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Watchdog group gives 7 US colleges and universities a failing grade in new anti-Semitism report

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 Seven higher education institutions received a failing grade in the watchdog group StopAntisemitism’s inaugural Antisemitism on College & University Campuses 2022 report, which grades 25 schools across the nation based on their past and current efforts to counteract anti-Semitism on campus and protect their Jewish students.

StopAntisemitism divided the 25 schools into five categories: Ivy League, liberal arts, state schools and public and private schools with the highest population of Jewish students. The watchdog organization then analyzed and graded each school based on five components: protection of students regarding anti-Semitic incidents, policy, allyship with Jewish students and how students identify publicly or feel the need to hide their Jewish identity on campus. 

Using report card-style grading, StopAntisemitism gave seven schools an F and only three schools an A. Brandeis University, Tulane University and the University of Pennsylvania earned the highest grade. The schools that received a failing grade are Yale University, Columbia University, Swarthmore College, City University of New York’s Brooklyn College, New York University, the University of Southern California and the University of California, Berkeley.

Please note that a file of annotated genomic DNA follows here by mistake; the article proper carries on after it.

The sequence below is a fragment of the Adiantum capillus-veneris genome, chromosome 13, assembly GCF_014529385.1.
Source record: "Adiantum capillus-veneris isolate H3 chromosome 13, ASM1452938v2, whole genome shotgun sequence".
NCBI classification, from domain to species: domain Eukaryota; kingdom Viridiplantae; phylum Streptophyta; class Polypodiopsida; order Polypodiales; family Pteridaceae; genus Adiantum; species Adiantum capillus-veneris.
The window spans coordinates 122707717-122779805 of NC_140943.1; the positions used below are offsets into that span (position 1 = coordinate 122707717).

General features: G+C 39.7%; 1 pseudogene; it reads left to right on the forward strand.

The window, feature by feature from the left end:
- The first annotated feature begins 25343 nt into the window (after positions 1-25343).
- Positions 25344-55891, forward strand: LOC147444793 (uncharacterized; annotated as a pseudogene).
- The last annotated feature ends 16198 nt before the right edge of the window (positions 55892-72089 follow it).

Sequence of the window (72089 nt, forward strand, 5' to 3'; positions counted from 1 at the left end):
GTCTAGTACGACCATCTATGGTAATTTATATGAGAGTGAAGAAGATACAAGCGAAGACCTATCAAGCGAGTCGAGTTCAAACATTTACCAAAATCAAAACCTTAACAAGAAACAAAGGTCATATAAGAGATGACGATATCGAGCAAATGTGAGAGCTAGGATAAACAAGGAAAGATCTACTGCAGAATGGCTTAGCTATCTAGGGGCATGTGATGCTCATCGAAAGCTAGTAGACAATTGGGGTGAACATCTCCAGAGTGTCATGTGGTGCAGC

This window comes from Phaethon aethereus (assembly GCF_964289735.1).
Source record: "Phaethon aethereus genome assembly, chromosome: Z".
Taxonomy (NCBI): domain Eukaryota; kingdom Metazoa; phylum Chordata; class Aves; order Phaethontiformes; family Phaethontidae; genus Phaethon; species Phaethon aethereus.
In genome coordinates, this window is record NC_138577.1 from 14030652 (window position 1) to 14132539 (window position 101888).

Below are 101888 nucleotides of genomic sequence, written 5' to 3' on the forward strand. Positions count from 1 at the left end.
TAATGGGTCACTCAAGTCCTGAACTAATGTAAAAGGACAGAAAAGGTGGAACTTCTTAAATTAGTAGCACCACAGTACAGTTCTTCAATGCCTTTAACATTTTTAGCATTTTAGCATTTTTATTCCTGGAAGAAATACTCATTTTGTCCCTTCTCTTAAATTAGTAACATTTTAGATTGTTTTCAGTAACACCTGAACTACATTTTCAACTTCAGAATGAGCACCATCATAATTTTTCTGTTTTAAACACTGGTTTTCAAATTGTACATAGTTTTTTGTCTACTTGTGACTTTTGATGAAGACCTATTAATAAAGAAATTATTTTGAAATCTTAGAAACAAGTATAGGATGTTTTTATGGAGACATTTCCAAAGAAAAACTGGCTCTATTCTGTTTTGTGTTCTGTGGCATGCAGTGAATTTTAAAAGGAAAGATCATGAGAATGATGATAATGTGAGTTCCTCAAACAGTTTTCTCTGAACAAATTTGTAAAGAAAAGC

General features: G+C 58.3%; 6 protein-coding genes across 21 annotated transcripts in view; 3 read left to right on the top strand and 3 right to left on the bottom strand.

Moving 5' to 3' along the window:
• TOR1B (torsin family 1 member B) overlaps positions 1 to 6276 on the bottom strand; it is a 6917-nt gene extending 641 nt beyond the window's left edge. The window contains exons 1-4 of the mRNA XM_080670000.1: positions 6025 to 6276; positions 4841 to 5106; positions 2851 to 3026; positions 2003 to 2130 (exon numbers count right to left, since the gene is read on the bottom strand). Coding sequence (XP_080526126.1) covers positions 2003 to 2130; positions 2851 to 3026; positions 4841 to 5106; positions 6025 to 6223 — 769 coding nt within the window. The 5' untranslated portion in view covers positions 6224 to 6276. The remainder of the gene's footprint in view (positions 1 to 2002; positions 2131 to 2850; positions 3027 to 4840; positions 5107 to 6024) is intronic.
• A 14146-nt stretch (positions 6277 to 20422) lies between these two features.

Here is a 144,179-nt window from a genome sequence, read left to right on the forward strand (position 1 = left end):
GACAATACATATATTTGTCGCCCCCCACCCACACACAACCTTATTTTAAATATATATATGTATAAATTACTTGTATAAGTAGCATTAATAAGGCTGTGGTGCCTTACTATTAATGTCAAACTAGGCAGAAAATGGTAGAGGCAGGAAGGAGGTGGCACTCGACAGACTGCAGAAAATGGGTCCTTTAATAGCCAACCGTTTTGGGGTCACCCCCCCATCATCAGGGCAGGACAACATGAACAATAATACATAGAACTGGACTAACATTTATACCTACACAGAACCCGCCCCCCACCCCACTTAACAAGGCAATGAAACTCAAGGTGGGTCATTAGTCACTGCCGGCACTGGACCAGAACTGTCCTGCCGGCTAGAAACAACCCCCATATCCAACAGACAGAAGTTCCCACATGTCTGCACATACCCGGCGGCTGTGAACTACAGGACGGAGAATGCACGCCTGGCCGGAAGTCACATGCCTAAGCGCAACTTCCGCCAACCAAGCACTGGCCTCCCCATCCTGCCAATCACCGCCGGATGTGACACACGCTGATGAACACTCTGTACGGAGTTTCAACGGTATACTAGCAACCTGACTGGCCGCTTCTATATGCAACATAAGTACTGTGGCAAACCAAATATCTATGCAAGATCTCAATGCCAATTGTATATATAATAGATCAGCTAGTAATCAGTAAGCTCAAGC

“We are seeing pervasive anti-Semitism infecting higher education in America at an alarming rate,” said StopAntisemitism executive director Liora Rez. “Colleges should be a place where students come to grow, learn, and push forward in life, instead campuses are becoming breeding grounds for Jew-hatred.”

“Through the ‘Antisemitism on U.S. College & University Campuses 2022’ report card system, parents of Jewish students have a chance to see which colleges are not doing enough to protect the welfare of Jewish students,” she added. “The results are grim and reflect a trend that desperately needs to change.”

StopAntisemitism also examined how each of the 25 schools has responded to anti-Semitic incidents by surveying the institutions’ administrations and separately posing questions to Jewish students. Only three institutions participated in the survey. Hundreds of students took part in the survey, with 55% answering “yes” when asked if they have experienced anti-Semitism at their school. Just 28% of students said they believe their school administration takes the matter of anti-Semitism and the protection of Jewish students seriousl

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